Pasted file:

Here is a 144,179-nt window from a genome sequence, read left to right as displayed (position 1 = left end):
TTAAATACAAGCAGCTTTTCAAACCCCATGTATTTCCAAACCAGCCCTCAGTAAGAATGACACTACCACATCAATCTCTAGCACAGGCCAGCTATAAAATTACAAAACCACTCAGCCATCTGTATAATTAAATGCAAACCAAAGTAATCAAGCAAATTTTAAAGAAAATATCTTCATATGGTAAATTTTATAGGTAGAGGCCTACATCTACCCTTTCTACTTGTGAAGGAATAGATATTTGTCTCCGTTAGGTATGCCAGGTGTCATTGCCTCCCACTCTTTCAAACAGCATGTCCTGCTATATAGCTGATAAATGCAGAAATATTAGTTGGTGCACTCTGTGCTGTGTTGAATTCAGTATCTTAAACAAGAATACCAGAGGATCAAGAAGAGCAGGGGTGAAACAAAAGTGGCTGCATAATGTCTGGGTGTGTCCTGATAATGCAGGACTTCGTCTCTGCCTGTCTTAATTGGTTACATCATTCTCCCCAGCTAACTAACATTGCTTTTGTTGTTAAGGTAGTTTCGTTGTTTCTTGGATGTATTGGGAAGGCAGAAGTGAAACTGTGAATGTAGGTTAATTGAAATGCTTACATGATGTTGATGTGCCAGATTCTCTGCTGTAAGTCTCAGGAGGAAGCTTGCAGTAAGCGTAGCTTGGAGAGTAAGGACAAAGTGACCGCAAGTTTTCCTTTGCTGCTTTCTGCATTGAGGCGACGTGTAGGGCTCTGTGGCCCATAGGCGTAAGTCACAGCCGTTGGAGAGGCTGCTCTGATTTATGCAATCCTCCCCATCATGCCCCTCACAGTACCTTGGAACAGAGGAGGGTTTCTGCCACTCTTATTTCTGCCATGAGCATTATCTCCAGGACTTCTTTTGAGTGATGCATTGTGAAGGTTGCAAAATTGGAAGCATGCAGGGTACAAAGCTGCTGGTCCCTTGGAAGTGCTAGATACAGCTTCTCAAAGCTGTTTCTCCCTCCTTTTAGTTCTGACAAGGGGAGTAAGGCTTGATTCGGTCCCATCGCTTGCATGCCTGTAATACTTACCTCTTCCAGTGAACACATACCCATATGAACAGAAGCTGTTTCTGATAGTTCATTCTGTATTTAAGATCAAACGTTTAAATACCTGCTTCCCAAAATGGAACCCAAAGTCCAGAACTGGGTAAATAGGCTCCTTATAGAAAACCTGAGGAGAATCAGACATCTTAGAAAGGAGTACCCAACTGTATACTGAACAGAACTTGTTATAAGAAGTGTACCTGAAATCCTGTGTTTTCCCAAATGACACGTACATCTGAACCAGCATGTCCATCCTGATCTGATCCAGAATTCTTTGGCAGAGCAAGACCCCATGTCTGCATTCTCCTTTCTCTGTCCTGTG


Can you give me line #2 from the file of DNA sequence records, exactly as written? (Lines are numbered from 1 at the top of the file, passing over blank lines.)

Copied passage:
TTAAATACAAGCAGCTTTTCAAACCCCATGTATTTCCAAACCAGCCCTCAGTAAGAATGACACTACCACATCAATCTCTAGCACAGGCCAGCTATAAAATTACAAAACCACTCAGCCATCTGTATAATTAAATGCAAACCAAAGTAATCAAGCAAATTTTAAAGAAAATATCTTCATATGGTAAATTTTATAGGTAGAGGCCTACATCTACCCTTTCTACTTGTGAAGGAATAGATATTTGTCTCCGTTAGGTATGCCAGGTGTCATTGCCTCCCACTCTTTCAAACAGCATGTCCTGCTATATAGCTGATAAATGCAGAAATATTAGTTGGTGCACTCTGTGCTGTGTTGAATTCAGTATCTTAAACAAGAATACCAGAGGATCAAGAAGAGCAGGGGTGAAACAAAAGTGGCTGCATAATGTCTGGGTGTGTCCTGATAATGCAGGACTTCGTCTCTGCCTGTCTTAATTGGTTACATCATTCTCCCCAGCTAACTAACATTGCTTTTGTTGTTAAGGTAGTTTCGTTGTTTCTTGGATGTATTGGGAAGGCAGAAGTGAAACTGTGAATGTAGGTTAATTGAAATGCTTACATGATGTTGATGTGCCAGATTCTCTGCTGTAAGTCTCAGGAGGAAGCTTGCAGTAAGCGTAGCTTGGAGAGTAAGGACAAAGTGACCGCAAGTTTTCCTTTGCTGCTTTCTGCATTGAGGCGACGTGTAGGGCTCTGTGGCCCATAGGCGTAAGTCACAGCCGTTGGAGAGGCTGCTCTGATTTATGCAATCCTCCCCATCATGCCCCTCACAGTACCTTGGAACAGAGGAGGGTTTCTGCCACTCTTATTTCTGCCATGAGCATTATCTCCAGGACTTCTTTTGAGTGATGCATTGTGAAGGTTGCAAAATTGGAAGCATGCAGGGTACAAAGCTGCTGGTCCCTTGGAAGTGCTAGATACAGCTTCTCAAAGCTGTTTCTCCCTCCTTTTAGTTCTGACAAGGGGAGTAAGGCTTGATTCGGTCCCATCGCTTGCATGCCTGTAATACTTACCTCTTCCAGTGAACACATACCCATATGAACAGAAGCTGTTTCTGATAGTTCATTCTGTATTTAAGATCAAACGTTTAAATACCTGCTTCCCAAAATGGAACCCAAAGTCCAGAACTGGGTAAATAGGCTCCTTATAGAAAACCTGAGGAGAATCAGACATCTTAGAAAGGAGTACCCAACTGTATACTGAACAGAACTTGTTATAAGAAGTGTACCTGAAATCCTGTGTTTTCCCAAATGACACGTACATCTGAACCAGCATGTCCATCCTGATCTGATCCAGAATTCTTTGGCAGAGCAAGACCCCATGTCTGCATTCTCCTTTCTCTGTCCTGTG